In 2015, Russia revealed that it would resume production of the White Swan, decades after serial production ceased. This was joined in 2017 by an announcement by Russian Deputy Prime Minister Yuri Borisov that Russia’s entire fleet of Blackjacks would undergo a “deep modernization.” Plans to purchase as many as 50 new examples of the aircraft and modernize the existing fleet are likely intended to increase Russia’s strategic bomber capabilities in the near- to medium-term future while efforts to design a new bomber model for the future has faced setbacks.

However, restarting production of the Tu-160 isn’t as easy as simply flicking a switch to bring production lines back online. Instead, the Russian Tupolev aircraft design bureau and its Kazan Aircraft Production Association (KAPO) subsidiary plant were forced to contend with a whole host of supply chain and logistics issues when the order to restart production was made in 2015. In particular, the KAPO plant was faced with the prospect that it had lost the capability to produce many of the most high-tech components of the White Swan since production ceased in the 1990s. Supply chains which previously relied on Ukrainian contractors in Soviet and immediate post-Soviet times needed to reworked as relations between Kyiv and Moscow had fallen precipitously to a (then) all-time low as a result of Russia’s seizure of Crimea and invasion of eastern Ukraine.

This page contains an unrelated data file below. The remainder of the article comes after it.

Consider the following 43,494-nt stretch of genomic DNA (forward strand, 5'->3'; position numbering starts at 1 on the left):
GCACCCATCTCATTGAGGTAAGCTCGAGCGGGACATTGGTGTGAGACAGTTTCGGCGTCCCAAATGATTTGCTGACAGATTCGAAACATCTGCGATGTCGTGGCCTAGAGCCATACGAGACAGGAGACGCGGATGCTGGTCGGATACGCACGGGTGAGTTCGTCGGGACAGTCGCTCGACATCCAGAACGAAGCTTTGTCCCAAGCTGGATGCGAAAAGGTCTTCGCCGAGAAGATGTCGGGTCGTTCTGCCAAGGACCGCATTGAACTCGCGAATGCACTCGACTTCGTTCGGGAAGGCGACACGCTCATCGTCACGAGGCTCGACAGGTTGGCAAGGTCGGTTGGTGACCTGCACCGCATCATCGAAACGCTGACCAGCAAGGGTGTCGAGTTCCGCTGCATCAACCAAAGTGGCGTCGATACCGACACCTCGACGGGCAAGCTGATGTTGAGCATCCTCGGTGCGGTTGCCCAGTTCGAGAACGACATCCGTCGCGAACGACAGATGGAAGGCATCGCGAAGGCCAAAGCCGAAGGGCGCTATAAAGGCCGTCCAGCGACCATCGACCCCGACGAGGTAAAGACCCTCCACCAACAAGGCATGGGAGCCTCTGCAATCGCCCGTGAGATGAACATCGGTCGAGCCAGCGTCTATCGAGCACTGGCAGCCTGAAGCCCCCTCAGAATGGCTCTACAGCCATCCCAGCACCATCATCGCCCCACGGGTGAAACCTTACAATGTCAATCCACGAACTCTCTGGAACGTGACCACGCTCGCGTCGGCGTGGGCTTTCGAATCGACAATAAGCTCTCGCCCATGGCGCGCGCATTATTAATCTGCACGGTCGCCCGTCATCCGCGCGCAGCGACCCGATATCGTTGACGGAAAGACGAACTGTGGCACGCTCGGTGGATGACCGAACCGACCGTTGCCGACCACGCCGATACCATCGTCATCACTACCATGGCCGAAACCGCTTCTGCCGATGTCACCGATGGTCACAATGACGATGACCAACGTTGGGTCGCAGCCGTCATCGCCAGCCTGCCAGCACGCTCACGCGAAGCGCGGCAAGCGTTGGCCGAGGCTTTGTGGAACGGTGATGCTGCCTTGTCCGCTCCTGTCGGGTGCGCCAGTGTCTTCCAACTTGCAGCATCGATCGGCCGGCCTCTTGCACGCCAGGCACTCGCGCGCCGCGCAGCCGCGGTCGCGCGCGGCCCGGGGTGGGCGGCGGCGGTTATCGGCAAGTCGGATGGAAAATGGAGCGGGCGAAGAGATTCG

What is the Current State of Russia’s Renewed Production of the Tu-160?

Like the rest of the Russian arms industry and other high tech-sectors of the Russian economy, Tupolev (and its state-owned parent conglomerate, the United Aircraft Corporation [UAC]) is facing significant headwinds brought on by Western technological sanctions which have only intensified since Russia’s 2022 invasion of Ukraine.

However, even without these sanctions in place, the Russian aerospace industry would likely struggle to accomplish to meet targets established by the Kremlin, which are centered around a rapid pace of production throughout the 2020s. With the per-unit cost of the first White Swan examples from this production series likely around $270 million, it is yet to be seen whether Russia will actually be willing or able to spend that amount of money to upgrade and expand its bomber fleet, especially while its invasion of Ukraine rages on.